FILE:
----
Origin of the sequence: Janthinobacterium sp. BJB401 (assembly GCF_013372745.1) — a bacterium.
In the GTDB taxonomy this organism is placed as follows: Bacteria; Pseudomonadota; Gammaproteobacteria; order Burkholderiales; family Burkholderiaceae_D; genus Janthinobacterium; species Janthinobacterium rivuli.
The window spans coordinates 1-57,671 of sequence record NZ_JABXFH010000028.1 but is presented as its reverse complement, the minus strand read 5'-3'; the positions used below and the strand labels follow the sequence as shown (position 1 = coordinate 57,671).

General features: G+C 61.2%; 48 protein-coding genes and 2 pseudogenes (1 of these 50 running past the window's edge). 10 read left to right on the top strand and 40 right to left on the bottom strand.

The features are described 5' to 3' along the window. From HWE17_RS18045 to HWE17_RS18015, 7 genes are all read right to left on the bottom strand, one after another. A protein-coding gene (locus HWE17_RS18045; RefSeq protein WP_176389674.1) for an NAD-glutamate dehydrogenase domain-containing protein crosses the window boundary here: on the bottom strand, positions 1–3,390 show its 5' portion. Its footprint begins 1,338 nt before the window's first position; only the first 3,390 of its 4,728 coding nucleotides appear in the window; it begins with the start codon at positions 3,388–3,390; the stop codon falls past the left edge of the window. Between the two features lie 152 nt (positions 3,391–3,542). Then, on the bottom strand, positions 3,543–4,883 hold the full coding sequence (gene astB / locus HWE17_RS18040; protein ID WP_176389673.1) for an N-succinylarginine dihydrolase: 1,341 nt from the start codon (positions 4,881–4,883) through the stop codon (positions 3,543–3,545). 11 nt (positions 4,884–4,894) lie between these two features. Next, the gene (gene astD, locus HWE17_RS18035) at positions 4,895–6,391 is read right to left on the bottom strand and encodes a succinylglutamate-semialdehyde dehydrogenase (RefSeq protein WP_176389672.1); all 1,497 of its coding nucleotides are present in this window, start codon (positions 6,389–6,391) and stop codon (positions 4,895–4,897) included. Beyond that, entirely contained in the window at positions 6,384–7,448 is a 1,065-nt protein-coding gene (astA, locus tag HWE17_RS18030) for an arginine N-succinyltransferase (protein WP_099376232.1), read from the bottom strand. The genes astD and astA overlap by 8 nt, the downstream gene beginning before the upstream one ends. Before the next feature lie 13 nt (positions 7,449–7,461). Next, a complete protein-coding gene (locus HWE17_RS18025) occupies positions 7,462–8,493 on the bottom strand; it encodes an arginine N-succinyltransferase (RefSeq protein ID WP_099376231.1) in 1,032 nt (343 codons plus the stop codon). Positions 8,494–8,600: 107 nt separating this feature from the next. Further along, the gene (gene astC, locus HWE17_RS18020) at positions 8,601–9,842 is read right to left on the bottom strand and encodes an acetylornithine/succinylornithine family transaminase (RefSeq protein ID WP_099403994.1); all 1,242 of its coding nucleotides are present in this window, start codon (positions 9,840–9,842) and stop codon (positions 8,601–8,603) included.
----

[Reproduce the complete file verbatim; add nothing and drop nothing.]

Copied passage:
Origin of the sequence: Janthinobacterium sp. BJB401 (assembly GCF_013372745.1) — a bacterium.
In the GTDB taxonomy this organism is placed as follows: Bacteria; Pseudomonadota; Gammaproteobacteria; order Burkholderiales; family Burkholderiaceae_D; genus Janthinobacterium; species Janthinobacterium rivuli.
The window spans coordinates 1-57,671 of sequence record NZ_JABXFH010000028.1 but is presented as its reverse complement, the minus strand read 5'-3'; the positions used below and the strand labels follow the sequence as shown (position 1 = coordinate 57,671).

General features: G+C 61.2%; 48 protein-coding genes and 2 pseudogenes (1 of these 50 running past the window's edge). 10 read left to right on the top strand and 40 right to left on the bottom strand.

The features are described 5' to 3' along the window. From HWE17_RS18045 to HWE17_RS18015, 7 genes are all read right to left on the bottom strand, one after another. A protein-coding gene (locus HWE17_RS18045; RefSeq protein WP_176389674.1) for an NAD-glutamate dehydrogenase domain-containing protein crosses the window boundary here: on the bottom strand, positions 1–3,390 show its 5' portion. Its footprint begins 1,338 nt before the window's first position; only the first 3,390 of its 4,728 coding nucleotides appear in the window; it begins with the start codon at positions 3,388–3,390; the stop codon falls past the left edge of the window. Between the two features lie 152 nt (positions 3,391–3,542). Then, on the bottom strand, positions 3,543–4,883 hold the full coding sequence (gene astB / locus HWE17_RS18040; protein ID WP_176389673.1) for an N-succinylarginine dihydrolase: 1,341 nt from the start codon (positions 4,881–4,883) through the stop codon (positions 3,543–3,545). 11 nt (positions 4,884–4,894) lie between these two features. Next, the gene (gene astD, locus HWE17_RS18035) at positions 4,895–6,391 is read right to left on the bottom strand and encodes a succinylglutamate-semialdehyde dehydrogenase (RefSeq protein WP_176389672.1); all 1,497 of its coding nucleotides are present in this window, start codon (positions 6,389–6,391) and stop codon (positions 4,895–4,897) included. Beyond that, entirely contained in the window at positions 6,384–7,448 is a 1,065-nt protein-coding gene (astA, locus tag HWE17_RS18030) for an arginine N-succinyltransferase (protein WP_099376232.1), read from the bottom strand. The genes astD and astA overlap by 8 nt, the downstream gene beginning before the upstream one ends. Before the next feature lie 13 nt (positions 7,449–7,461). Next, a complete protein-coding gene (locus HWE17_RS18025) occupies positions 7,462–8,493 on the bottom strand; it encodes an arginine N-succinyltransferase (RefSeq protein ID WP_099376231.1) in 1,032 nt (343 codons plus the stop codon). Positions 8,494–8,600: 107 nt separating this feature from the next. Further along, the gene (gene astC, locus HWE17_RS18020) at positions 8,601–9,842 is read right to left on the bottom strand and encodes an acetylornithine/succinylornithine family transaminase (RefSeq protein ID WP_099403994.1); all 1,242 of its coding nucleotides are present in this window, start codon (positions 9,840–9,842) and stop codon (positions 8,601–8,603) included.